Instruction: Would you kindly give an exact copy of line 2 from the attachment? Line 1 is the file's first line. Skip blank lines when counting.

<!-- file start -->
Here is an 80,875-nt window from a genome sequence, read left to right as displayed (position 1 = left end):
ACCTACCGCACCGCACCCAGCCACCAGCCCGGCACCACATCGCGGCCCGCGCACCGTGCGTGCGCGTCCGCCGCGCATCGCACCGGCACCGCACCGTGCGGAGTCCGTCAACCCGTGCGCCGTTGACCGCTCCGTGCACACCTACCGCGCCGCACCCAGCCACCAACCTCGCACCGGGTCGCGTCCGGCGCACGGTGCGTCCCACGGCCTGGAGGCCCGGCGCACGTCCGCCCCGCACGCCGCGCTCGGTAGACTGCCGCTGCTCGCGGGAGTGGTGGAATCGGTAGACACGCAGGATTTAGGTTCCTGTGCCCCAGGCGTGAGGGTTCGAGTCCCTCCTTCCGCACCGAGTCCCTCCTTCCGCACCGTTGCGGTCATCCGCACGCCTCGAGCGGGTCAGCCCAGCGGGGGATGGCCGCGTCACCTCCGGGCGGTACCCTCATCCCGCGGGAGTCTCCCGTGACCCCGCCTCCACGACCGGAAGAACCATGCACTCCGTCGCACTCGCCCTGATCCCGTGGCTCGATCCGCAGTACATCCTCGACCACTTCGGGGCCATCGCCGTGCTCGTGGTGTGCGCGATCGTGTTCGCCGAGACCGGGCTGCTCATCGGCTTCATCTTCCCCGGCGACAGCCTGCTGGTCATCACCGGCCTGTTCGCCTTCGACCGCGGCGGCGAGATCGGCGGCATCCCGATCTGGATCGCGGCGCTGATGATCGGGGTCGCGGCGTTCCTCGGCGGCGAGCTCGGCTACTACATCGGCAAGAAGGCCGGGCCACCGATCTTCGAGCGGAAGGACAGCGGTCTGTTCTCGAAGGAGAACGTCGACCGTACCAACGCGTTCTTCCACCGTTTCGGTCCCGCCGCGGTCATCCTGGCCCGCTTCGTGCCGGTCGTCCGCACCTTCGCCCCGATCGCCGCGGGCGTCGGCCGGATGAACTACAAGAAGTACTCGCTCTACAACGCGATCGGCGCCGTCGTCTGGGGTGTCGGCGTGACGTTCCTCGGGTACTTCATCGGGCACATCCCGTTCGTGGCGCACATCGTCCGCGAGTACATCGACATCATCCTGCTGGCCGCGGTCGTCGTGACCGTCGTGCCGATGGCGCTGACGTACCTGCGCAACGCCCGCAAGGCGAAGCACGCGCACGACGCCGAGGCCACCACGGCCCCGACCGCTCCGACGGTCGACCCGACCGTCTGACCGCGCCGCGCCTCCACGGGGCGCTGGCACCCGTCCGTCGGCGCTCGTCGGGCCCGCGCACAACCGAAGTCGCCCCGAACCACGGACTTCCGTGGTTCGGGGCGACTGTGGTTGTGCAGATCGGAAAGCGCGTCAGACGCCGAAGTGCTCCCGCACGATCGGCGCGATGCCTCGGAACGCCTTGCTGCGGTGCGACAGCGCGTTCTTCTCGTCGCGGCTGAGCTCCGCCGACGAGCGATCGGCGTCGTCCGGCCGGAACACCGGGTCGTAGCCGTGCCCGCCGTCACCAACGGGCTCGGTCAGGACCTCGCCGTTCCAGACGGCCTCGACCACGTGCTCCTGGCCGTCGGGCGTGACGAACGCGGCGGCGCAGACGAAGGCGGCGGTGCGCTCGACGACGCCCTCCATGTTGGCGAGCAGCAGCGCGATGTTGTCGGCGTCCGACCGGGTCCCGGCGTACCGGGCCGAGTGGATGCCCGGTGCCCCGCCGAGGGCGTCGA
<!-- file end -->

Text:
ACCTACCGCACCGCACCCAGCCACCAGCCCGGCACCACATCGCGGCCCGCGCACCGTGCGTGCGCGTCCGCCGCGCATCGCACCGGCACCGCACCGTGCGGAGTCCGTCAACCCGTGCGCCGTTGACCGCTCCGTGCACACCTACCGCGCCGCACCCAGCCACCAACCTCGCACCGGGTCGCGTCCGGCGCACGGTGCGTCCCACGGCCTGGAGGCCCGGCGCACGTCCGCCCCGCACGCCGCGCTCGGTAGACTGCCGCTGCTCGCGGGAGTGGTGGAATCGGTAGACACGCAGGATTTAGGTTCCTGTGCCCCAGGCGTGAGGGTTCGAGTCCCTCCTTCCGCACCGAGTCCCTCCTTCCGCACCGTTGCGGTCATCCGCACGCCTCGAGCGGGTCAGCCCAGCGGGGGATGGCCGCGTCACCTCCGGGCGGTACCCTCATCCCGCGGGAGTCTCCCGTGACCCCGCCTCCACGACCGGAAGAACCATGCACTCCGTCGCACTCGCCCTGATCCCGTGGCTCGATCCGCAGTACATCCTCGACCACTTCGGGGCCATCGCCGTGCTCGTGGTGTGCGCGATCGTGTTCGCCGAGACCGGGCTGCTCATCGGCTTCATCTTCCCCGGCGACAGCCTGCTGGTCATCACCGGCCTGTTCGCCTTCGACCGCGGCGGCGAGATCGGCGGCATCCCGATCTGGATCGCGGCGCTGATGATCGGGGTCGCGGCGTTCCTCGGCGGCGAGCTCGGCTACTACATCGGCAAGAAGGCCGGGCCACCGATCTTCGAGCGGAAGGACAGCGGTCTGTTCTCGAAGGAGAACGTCGACCGTACCAACGCGTTCTTCCACCGTTTCGGTCCCGCCGCGGTCATCCTGGCCCGCTTCGTGCCGGTCGTCCGCACCTTCGCCCCGATCGCCGCGGGCGTCGGCCGGATGAACTACAAGAAGTACTCGCTCTACAACGCGATCGGCGCCGTCGTCTGGGGTGTCGGCGTGACGTTCCTCGGGTACTTCATCGGGCACATCCCGTTCGTGGCGCACATCGTCCGCGAGTACATCGACATCATCCTGCTGGCCGCGGTCGTCGTGACCGTCGTGCCGATGGCGCTGACGTACCTGCGCAACGCCCGCAAGGCGAAGCACGCGCACGACGCCGAGGCCACCACGGCCCCGACCGCTCCGACGGTCGACCCGACCGTCTGACCGCGCCGCGCCTCCACGGGGCGCTGGCACCCGTCCGTCGGCGCTCGTCGGGCCCGCGCACAACCGAAGTCGCCCCGAACCACGGACTTCCGTGGTTCGGGGCGACTGTGGTTGTGCAGATCGGAAAGCGCGTCAGACGCCGAAGTGCTCCCGCACGATCGGCGCGATGCCTCGGAACGCCTTGCTGCGGTGCGACAGCGCGTTCTTCTCGTCGCGGCTGAGCTCCGCCGACGAGCGATCGGCGTCGTCCGGCCGGAACACCGGGTCGTAGCCGTGCCCGCCGTCACCAACGGGCTCGGTCAGGACCTCGCCGTTCCAGACGGCCTCGACCACGTGCTCCTGGCCGTCGGGCGTGACGAACGCGGCGGCGCAGACGAAGGCGGCGGTGCGCTCGACGACGCCCTCCATGTTGGCGAGCAGCAGCGCGATGTTGTCGGCGTCCGACCGGGTCCCGGCGTACCGGGCCGAGTGGATGCCCGGTGCCCCGCCGAGGGCGTCGA